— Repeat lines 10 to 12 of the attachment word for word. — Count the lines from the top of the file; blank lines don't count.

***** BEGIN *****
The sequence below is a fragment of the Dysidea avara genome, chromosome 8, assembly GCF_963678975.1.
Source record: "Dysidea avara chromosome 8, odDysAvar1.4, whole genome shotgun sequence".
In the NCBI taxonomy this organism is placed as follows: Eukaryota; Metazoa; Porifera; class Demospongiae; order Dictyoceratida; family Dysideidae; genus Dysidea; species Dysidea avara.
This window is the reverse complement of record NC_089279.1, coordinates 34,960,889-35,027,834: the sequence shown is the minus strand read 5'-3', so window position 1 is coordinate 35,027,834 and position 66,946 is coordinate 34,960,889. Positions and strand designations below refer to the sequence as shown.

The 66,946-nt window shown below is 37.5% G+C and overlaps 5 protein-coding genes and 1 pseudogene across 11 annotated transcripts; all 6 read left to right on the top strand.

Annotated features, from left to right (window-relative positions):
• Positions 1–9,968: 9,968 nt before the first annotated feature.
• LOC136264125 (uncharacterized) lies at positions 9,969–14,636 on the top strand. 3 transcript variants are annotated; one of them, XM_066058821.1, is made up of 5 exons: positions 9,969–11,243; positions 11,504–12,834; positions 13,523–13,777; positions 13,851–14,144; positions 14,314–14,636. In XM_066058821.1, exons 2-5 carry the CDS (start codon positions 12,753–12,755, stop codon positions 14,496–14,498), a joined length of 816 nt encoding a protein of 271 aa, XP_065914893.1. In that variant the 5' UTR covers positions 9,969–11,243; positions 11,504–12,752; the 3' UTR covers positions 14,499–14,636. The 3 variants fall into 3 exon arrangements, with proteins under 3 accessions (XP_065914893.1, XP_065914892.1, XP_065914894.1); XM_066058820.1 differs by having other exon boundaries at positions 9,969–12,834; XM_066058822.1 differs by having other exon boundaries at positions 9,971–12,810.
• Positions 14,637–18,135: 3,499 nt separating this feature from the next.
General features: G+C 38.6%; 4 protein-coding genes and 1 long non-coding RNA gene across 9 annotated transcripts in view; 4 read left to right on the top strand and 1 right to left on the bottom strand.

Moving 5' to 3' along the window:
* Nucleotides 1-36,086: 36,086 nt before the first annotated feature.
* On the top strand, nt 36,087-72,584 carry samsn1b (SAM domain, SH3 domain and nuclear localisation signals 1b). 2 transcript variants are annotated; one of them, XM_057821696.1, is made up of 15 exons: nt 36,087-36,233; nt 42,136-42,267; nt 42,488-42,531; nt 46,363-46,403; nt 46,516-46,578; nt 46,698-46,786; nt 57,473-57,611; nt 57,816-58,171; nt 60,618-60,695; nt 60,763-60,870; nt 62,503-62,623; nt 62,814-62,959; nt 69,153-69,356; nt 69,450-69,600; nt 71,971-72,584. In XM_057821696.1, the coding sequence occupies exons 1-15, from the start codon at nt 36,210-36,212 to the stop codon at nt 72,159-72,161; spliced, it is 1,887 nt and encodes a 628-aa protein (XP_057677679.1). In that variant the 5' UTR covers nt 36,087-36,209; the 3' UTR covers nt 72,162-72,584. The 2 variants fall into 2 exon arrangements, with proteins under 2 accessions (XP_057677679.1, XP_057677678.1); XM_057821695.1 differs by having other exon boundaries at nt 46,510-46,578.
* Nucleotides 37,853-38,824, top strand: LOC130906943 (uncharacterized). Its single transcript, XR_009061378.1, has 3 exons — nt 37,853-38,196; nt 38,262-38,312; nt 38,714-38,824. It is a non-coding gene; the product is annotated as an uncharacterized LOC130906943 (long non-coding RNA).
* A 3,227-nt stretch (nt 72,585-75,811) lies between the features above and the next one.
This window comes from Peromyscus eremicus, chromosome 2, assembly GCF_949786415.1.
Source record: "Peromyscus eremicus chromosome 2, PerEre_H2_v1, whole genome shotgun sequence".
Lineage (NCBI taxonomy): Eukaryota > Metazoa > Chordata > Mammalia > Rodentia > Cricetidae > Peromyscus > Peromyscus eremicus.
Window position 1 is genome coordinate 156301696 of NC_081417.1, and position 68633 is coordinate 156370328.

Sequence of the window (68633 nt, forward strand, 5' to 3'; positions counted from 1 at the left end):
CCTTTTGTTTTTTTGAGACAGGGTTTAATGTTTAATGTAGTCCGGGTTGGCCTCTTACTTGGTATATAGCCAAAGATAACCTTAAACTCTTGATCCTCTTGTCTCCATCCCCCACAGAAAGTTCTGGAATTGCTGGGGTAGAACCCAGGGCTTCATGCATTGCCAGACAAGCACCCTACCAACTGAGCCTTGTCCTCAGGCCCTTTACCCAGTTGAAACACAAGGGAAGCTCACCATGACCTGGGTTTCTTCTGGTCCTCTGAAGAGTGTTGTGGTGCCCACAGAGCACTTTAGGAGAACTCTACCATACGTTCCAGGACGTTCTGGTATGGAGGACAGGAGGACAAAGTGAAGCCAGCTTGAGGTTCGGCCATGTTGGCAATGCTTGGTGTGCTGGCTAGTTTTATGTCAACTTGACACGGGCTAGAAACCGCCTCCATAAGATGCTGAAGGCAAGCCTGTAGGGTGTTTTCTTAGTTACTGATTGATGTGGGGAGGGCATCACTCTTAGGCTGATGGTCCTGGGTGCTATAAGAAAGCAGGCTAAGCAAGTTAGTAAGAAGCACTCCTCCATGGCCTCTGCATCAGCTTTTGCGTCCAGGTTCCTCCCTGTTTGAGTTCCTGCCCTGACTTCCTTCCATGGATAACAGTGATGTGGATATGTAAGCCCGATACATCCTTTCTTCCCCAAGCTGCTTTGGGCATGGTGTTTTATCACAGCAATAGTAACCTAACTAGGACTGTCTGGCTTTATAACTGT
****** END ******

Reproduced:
General features: G+C 38.6%; 4 protein-coding genes and 1 long non-coding RNA gene across 9 annotated transcripts in view; 4 read left to right on the top strand and 1 right to left on the bottom strand.

Moving 5' to 3' along the window:
* Nucleotides 1-36,086: 36,086 nt before the first annotated feature.